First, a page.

John Fisk Allen's Victoria Regia; or the Great Water Lily of America, With a Brief Account of its Discovery and Introduction into Cultivation: with Illustrations by William Sharp, from Specimens Grown at Salem, Massachusetts, U.S.A., Printed and Published for the Author by Dutton & Wentworth of Boston, was the first large scale color printed book produced in the United States. Its pages measure 21 x 26.5 inches. Its six life-size images were chromolithographed by William Sharp, and of these, one was after a drawing by Allen, and the remaining five were drawn by Sharp specifically to be reproduced by chromolithography.
America's first chromolithographic printer, William Sharp emigrated to Boston from England in the late 1830s, after working in London for the pioneer lithographer and chromolithographer Charles Hullmandel. Sharp produced the first chromolithograph in the United States in 1840, and his career culminated in Victoria Regia, the plates of which Reese describes as having "printed colors with a delicacy of execution and technical brilliance never before achieved in the United States." Sharp's work was partly successful because the five plates he designed were specifically intended to be printed by chromolithography. The very large format reflects the extraordinary size of the lily; its leaves grow several inches a day until they reach up to 6 feet long, and are strong enough to support the weight of a child. The flowers are 12 to 17 inches in diameter.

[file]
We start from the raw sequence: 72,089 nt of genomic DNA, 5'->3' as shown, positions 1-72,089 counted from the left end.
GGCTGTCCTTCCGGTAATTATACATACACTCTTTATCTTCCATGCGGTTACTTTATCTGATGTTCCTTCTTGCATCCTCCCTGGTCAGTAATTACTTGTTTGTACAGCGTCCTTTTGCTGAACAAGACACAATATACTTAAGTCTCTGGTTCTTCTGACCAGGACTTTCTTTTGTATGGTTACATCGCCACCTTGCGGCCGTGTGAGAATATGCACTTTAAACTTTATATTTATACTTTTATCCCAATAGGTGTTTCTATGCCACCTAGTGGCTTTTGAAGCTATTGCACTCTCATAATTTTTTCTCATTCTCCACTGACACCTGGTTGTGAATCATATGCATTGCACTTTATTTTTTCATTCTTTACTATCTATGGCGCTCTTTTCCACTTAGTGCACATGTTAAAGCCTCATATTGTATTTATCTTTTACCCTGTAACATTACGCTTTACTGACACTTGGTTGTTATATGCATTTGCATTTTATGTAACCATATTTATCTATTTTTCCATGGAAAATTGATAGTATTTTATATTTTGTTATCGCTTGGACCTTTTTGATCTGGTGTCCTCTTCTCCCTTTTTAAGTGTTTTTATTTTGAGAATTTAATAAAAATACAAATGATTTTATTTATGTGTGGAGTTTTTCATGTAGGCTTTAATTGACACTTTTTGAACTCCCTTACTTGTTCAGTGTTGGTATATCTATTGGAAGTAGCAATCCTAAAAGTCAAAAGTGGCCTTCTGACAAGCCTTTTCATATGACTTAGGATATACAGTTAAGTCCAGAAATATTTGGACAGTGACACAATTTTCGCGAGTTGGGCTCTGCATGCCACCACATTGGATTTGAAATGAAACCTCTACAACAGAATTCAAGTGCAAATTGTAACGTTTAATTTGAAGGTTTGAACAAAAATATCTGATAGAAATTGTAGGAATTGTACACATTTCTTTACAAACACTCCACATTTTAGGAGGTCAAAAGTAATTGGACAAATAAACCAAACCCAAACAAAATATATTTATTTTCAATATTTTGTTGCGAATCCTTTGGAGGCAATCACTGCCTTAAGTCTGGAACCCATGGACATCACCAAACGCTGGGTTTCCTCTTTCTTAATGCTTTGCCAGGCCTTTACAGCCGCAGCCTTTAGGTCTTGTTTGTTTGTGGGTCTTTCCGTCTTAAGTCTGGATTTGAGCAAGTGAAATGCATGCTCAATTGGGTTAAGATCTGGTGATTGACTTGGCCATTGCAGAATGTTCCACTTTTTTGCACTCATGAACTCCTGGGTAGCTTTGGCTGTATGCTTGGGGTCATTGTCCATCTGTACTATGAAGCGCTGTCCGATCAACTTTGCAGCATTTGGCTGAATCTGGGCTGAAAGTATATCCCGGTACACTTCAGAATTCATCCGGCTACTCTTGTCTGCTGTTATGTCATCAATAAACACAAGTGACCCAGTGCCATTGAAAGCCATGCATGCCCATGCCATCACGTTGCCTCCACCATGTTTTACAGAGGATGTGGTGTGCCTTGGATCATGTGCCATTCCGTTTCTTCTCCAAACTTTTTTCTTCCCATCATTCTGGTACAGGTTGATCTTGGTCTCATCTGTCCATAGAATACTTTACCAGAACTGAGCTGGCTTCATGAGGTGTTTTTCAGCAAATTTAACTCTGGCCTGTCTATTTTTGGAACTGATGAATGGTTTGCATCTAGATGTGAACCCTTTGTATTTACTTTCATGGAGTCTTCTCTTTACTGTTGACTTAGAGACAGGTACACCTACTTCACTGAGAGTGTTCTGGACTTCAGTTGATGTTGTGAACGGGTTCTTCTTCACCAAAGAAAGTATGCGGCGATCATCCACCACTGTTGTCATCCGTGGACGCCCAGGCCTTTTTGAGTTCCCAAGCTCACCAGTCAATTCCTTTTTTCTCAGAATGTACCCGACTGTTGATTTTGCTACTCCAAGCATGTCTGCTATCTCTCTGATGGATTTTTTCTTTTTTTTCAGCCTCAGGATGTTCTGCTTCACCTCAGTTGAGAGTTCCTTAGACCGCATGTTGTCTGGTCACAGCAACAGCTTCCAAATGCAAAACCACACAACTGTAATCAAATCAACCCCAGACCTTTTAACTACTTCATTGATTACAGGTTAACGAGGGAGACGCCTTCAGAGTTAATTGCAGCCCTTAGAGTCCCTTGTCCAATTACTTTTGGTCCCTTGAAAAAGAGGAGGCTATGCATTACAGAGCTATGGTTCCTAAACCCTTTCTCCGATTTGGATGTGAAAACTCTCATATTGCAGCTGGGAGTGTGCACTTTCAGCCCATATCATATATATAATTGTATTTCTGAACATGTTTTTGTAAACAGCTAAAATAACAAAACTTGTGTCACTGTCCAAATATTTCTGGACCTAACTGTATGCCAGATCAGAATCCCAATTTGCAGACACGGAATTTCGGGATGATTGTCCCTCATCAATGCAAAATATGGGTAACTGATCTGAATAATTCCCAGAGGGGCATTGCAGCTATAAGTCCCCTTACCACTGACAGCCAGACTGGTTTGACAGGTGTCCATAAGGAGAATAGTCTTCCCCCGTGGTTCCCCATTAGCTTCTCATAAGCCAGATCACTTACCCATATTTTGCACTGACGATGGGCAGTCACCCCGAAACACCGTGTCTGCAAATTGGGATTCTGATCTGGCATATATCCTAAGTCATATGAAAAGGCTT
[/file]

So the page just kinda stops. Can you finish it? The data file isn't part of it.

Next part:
Allen's text provides a history of the cultivation of the lily, which was introduced into England after being discovered on the Amazon in the 1830s. Victoria had recently been crowned, and the lily was named in her honor. Allen's lily was given to him by Caleb Frederick Cope, to whom the book is dedicated. Cope, president of the Pennsylvania Horticultural Society, was the first American to cultivate this lily. The scientific name of the illy is Victoria amazonica.
Reese 19, Marzio, Democratic Art pp. 18, 215, 279-80.